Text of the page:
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The Daily Wildcat

The Daily Wildcat

 

    Savion Glover taps into the power of sound

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    You had better get your tickets now, because one of the greatest names in tap is taking the stage of Centennial Hall.

    On Saturday, Nov. 13, Savion Glover — who has been hailed by the great Gregory Hines and critics alike as “”the greatest tap dancer of all time”” —  is set to bring some funk and rhythm to UApresents audiences with his energizing and aurally pleasing show “”Bare Soundz.””

    The concert, which draws on the sounds and cadences of jazz and Caribbean music, as well as several other contemporary genres, highlights Glover’s remarkable ingenuity and ability to transform dance into music. As the impetus and inspiration for Glover’s rhythmic choreography, the unique and individual flavor of each musical genre is brought to life through the percussions of the tappers’ feet. Performed without musical accompaniment, Glover and two other tap greats — Marshall Davis Jr. and Maurice Chestnut — essentially become the instruments in “”Bare Soundz,”” capturing and blending the essences of both dance and music to produce a visually and acoustically pleasing show.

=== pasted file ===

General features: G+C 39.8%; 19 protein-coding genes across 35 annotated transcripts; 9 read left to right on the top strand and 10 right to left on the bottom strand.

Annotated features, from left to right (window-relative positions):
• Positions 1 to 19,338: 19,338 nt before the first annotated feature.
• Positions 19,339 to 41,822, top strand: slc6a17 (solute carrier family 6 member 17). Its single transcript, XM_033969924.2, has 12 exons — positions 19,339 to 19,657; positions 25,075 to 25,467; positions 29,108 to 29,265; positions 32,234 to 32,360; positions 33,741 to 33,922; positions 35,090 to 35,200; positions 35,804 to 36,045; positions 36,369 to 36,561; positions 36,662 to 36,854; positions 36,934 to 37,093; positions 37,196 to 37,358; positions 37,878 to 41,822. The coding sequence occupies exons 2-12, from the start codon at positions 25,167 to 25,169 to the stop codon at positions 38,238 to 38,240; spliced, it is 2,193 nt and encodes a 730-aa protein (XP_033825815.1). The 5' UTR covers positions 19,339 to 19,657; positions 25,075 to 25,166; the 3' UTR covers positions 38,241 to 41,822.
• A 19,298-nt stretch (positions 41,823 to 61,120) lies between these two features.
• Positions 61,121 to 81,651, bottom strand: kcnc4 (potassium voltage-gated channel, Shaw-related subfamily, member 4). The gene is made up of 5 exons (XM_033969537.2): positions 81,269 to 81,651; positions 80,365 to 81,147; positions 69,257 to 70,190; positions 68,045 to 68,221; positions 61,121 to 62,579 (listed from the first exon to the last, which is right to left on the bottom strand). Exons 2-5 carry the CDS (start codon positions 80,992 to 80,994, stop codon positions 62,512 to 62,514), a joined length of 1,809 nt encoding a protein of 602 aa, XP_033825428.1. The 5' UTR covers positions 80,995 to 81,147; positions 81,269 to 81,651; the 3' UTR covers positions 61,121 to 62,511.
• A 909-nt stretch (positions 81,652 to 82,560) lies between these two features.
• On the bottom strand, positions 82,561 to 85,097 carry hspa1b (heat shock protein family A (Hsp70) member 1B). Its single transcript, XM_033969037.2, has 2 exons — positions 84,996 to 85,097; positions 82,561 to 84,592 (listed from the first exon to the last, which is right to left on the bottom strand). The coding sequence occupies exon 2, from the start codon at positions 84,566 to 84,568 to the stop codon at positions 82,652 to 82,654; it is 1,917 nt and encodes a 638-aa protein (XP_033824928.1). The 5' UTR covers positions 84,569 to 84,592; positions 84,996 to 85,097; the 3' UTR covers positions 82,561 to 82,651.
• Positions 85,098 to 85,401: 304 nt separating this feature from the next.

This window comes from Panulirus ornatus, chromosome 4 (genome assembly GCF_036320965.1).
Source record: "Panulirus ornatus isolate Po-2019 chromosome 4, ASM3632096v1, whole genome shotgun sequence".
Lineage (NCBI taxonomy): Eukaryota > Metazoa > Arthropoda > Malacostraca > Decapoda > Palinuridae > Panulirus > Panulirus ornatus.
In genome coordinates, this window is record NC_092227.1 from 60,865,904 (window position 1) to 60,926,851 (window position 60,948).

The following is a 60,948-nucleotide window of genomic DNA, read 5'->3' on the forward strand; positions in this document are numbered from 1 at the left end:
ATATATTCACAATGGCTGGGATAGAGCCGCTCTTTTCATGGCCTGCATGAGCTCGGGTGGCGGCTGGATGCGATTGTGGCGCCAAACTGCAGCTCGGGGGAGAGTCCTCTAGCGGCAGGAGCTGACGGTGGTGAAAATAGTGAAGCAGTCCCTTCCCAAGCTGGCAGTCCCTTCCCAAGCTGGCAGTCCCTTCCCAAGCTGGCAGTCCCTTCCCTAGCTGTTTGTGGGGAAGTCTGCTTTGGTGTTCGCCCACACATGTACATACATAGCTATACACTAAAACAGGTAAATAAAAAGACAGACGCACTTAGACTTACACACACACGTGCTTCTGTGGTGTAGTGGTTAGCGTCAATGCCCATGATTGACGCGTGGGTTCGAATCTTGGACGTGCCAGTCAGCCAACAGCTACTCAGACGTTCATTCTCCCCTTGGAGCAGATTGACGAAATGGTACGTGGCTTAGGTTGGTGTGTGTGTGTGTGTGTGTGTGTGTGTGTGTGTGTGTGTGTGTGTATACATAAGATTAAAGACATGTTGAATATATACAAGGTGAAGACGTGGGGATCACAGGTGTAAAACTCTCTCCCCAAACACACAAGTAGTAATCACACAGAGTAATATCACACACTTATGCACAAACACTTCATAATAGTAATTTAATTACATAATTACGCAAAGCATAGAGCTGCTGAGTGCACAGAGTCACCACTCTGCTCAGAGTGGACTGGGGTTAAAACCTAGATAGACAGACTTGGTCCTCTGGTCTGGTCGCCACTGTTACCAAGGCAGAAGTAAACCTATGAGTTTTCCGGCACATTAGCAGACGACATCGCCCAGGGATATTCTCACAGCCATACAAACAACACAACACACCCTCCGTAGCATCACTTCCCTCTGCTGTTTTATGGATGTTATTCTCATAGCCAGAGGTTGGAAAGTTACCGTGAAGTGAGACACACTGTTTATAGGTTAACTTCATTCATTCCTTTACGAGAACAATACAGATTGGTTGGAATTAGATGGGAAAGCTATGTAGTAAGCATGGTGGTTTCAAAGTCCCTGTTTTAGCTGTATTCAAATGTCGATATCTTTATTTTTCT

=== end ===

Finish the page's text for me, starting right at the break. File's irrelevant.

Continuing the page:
Glover, who first received national recognition with his performance in “”The Tap Dance Kid,”” was, at the age of 15, also the youngest performer to ever receive a Tony Award nomination for his role in “”Black and Blue.”” In turn, his performance in the award-winning Broadway show “”Bring in ‘da Noise/Bring in ‘da Funk,”” produced by George C. Wolfe, is often credited as having transformed the way many view the art of tap dancing. Audiences may also recognize Glover from his numerous appearances on Sesame Street in the early ’90s. Recently, Glover has also been featured in several television commercials, as a guest artist on Dancing with the Stars and was the co-choreographer and main motion-capture dancer for the loveable penguin, Mumble, in Warner Bros.’ “”Happy Feet.””

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